The San Francisco Bay is a special place. It’s an estuary where freshwater and saltwater merge. The channel is geographically sheltered from the Pacific Ocean but nourished by its tides, which give rise to abundant life. It is a place where plant and animal species grow and transition. And in the eyes of Karen Cribbins-Kuklin, associate principal at Perkins+Will’s San Francisco office, the estuary also is a metaphor for learning.
Fremont, Calif.–based Ohlone College chose an 81-acre (33-hectare) site in Newark, Calif., immediately adjacent to a San Francisco Bay inlet and federally protected wetlands, for its campus extension. The former president of the community college, Douglas Treadway, envisioned facilities that would live lightly on the land. He also foresaw a partnership between the school and the natural environment that would enrich the educational curriculum.
The new campus master plan and its first building—the Newark Center for Health Sciences and Technology—were funded by part of a $150 million district bond measure. According to Cribbins-Kuklin, lead architect of the Newark Center project, the 130,000-square-foot (12,077-m2) building is the first of three college buildings that are planned for the site.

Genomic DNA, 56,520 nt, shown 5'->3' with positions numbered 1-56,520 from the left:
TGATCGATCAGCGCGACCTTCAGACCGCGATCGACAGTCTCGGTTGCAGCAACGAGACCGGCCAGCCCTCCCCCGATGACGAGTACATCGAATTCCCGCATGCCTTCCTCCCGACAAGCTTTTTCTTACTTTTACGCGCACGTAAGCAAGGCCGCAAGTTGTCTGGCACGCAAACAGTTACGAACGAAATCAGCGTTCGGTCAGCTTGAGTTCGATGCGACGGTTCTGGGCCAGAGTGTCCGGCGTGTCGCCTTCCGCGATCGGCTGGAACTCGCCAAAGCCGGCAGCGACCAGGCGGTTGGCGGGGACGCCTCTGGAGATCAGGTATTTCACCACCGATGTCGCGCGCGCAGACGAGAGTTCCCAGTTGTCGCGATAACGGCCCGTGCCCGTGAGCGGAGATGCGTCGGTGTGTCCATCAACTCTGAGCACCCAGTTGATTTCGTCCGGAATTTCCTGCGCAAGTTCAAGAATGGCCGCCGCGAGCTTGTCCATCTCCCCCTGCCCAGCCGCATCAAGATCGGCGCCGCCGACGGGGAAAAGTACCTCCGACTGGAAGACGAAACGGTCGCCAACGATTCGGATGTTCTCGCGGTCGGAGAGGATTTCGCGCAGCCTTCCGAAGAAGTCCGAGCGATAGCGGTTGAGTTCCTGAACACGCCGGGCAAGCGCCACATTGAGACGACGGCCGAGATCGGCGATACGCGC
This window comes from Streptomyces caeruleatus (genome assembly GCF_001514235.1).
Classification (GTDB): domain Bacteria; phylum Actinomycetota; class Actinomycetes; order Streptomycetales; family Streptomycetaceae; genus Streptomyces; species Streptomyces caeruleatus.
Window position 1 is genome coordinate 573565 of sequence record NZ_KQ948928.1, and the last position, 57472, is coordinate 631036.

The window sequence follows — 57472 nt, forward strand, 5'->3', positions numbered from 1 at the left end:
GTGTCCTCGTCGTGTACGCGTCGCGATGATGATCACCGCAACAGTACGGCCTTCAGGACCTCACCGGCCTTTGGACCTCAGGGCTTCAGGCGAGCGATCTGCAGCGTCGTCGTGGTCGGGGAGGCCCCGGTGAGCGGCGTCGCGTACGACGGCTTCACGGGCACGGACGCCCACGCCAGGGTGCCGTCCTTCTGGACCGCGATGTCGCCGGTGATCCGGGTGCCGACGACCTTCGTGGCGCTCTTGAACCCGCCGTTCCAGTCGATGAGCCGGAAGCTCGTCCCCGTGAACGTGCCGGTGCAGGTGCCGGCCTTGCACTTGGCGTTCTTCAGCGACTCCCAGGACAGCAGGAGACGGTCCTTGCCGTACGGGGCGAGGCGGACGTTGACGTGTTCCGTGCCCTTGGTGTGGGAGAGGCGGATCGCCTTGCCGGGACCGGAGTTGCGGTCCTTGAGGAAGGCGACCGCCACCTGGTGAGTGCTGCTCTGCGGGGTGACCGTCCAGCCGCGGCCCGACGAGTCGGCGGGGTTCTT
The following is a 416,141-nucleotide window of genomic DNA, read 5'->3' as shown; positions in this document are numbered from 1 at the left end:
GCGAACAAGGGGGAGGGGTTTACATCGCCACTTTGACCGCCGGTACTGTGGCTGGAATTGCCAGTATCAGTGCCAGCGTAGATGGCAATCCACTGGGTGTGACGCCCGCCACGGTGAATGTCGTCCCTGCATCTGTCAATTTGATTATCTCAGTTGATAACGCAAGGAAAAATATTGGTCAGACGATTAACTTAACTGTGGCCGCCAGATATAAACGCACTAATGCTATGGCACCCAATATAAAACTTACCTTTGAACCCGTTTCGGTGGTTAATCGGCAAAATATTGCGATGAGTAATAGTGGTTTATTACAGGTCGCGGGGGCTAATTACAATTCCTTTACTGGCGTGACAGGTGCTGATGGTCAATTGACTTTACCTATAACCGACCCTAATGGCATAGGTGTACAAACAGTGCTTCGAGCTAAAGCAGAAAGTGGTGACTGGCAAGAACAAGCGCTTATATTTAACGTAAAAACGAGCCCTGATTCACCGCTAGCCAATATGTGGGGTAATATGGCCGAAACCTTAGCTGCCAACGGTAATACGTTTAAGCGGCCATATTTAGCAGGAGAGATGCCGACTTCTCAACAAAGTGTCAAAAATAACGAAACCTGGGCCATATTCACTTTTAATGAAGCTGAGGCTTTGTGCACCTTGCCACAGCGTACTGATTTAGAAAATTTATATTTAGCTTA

Eschewing teaching methods that instruct students about isolated subject matter, course work at the Newark Center supports collaborative, team-based learning and draws on theme-specific interdisciplinary models. With a curriculum that includes biotechnology, environmental studies, emerging technologies, and health sciences, leadership saw opportunities to bring education out of the classroom by assuming shared responsibility for protecting the wetlands and estuary. The total building area of Ohlone’s campus, including the planned future expansion, will occupy approximately 30 acres (12 hectares) of the college’s land. The remaining 50 acres (20 hectares) of the campus will be preserved as natural landscape.
The former brownfield site once was farmland. Analyses detected herbicide contamination in the soil to be at a level deemed safe for commercial use, which meant the college was not required to provide environmental mitigation. But because one of the college’s goals was to get students actively involved in the site, the college elected to clean up the contamination and bring the land to a residential standard.
The wetlands were in a severely deteriorated state, so there was an opportunity to create a synergy between restoration and educational curriculum. Jeff Watanabe, associate professor of biology and environmental studies at Ohlone, takes his students to mature wetlands across town. Students install native wetlands plant material on campus and learn about the potential for re-creating that environment.
“I tell them that 50 years from now, when there’s animal and plant life thriving here, they will be able to say, ‘I was a part of making that happen,’” Watanabe explains.
A series of earthen berms and ditches direct building- and site-water run-off through stormwater gardens to a vegetated filtration pond. These offer Watanabe another natural classroom and more learning opportunities for students: “I have living examples of how plants filter out pollutants before they get to the bay.”